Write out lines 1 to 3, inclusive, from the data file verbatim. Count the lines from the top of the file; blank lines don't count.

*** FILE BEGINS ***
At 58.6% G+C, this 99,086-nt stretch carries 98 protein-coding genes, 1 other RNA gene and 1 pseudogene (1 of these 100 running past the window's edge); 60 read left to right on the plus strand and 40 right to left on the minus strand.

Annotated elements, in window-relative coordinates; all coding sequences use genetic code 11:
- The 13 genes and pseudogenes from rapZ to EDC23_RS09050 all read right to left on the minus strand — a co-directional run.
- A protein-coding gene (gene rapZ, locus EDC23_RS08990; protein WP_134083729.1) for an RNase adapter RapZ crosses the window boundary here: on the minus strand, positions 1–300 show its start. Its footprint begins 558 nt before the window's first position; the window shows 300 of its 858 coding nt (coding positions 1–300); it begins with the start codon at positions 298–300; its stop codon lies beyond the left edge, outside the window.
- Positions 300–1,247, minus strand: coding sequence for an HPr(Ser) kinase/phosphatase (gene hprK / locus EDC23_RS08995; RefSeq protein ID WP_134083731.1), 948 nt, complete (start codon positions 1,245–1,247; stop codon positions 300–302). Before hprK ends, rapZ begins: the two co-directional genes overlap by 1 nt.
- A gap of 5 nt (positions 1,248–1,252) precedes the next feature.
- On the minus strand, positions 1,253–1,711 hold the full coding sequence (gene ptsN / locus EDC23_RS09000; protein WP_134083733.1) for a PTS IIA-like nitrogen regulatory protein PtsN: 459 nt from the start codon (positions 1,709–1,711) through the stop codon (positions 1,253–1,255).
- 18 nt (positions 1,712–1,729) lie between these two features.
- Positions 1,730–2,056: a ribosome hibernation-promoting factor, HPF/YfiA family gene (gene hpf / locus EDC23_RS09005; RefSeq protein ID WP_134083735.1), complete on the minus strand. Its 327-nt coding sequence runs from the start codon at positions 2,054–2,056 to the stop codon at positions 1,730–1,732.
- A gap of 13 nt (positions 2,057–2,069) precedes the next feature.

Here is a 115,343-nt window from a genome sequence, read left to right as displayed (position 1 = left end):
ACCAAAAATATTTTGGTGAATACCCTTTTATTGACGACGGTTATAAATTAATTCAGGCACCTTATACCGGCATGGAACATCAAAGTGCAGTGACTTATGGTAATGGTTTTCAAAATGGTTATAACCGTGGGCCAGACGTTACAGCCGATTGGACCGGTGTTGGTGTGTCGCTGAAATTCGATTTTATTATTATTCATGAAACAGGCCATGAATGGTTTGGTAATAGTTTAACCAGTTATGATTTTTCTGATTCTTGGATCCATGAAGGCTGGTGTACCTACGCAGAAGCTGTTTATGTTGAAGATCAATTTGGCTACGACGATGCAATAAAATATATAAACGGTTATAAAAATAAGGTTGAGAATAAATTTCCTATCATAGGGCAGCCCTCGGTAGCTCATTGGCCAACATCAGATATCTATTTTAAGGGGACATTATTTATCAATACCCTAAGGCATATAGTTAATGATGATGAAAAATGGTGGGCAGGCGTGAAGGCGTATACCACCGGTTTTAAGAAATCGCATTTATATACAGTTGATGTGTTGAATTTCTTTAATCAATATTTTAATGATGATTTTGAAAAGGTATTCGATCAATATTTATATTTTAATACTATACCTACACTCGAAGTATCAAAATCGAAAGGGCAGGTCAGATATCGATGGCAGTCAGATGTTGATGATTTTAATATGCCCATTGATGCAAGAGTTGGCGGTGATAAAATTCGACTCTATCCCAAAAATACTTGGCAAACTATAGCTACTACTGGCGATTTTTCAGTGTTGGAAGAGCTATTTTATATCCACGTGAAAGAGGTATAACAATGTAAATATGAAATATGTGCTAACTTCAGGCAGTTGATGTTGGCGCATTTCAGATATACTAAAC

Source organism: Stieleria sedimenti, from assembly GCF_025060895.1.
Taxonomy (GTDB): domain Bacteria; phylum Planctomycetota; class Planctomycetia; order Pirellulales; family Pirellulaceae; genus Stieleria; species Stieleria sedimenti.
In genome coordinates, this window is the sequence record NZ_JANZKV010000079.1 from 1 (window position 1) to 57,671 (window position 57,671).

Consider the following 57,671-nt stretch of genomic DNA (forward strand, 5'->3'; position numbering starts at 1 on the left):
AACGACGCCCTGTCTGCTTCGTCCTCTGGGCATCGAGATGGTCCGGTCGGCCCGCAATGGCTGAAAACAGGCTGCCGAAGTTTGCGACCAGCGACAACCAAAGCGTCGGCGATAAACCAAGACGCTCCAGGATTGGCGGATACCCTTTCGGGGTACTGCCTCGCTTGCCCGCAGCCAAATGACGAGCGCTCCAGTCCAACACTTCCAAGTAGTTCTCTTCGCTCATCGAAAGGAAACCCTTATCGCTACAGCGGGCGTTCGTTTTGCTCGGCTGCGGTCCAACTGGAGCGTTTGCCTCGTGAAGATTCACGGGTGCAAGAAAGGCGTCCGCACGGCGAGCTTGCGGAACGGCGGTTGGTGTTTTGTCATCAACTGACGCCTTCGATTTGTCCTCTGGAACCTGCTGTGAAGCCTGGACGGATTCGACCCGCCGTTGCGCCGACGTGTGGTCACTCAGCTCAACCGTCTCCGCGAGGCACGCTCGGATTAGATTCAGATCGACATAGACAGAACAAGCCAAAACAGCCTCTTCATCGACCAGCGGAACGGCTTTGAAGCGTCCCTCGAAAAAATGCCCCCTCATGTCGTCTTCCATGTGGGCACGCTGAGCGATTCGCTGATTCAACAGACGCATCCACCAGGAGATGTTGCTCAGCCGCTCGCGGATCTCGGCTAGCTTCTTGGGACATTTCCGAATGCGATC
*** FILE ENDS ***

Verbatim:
At 58.6% G+C, this 99,086-nt stretch carries 98 protein-coding genes, 1 other RNA gene and 1 pseudogene (1 of these 100 running past the window's edge); 60 read left to right on the plus strand and 40 right to left on the minus strand.

Annotated elements, in window-relative coordinates; all coding sequences use genetic code 11:
- The 13 genes and pseudogenes from rapZ to EDC23_RS09050 all read right to left on the minus strand — a co-directional run.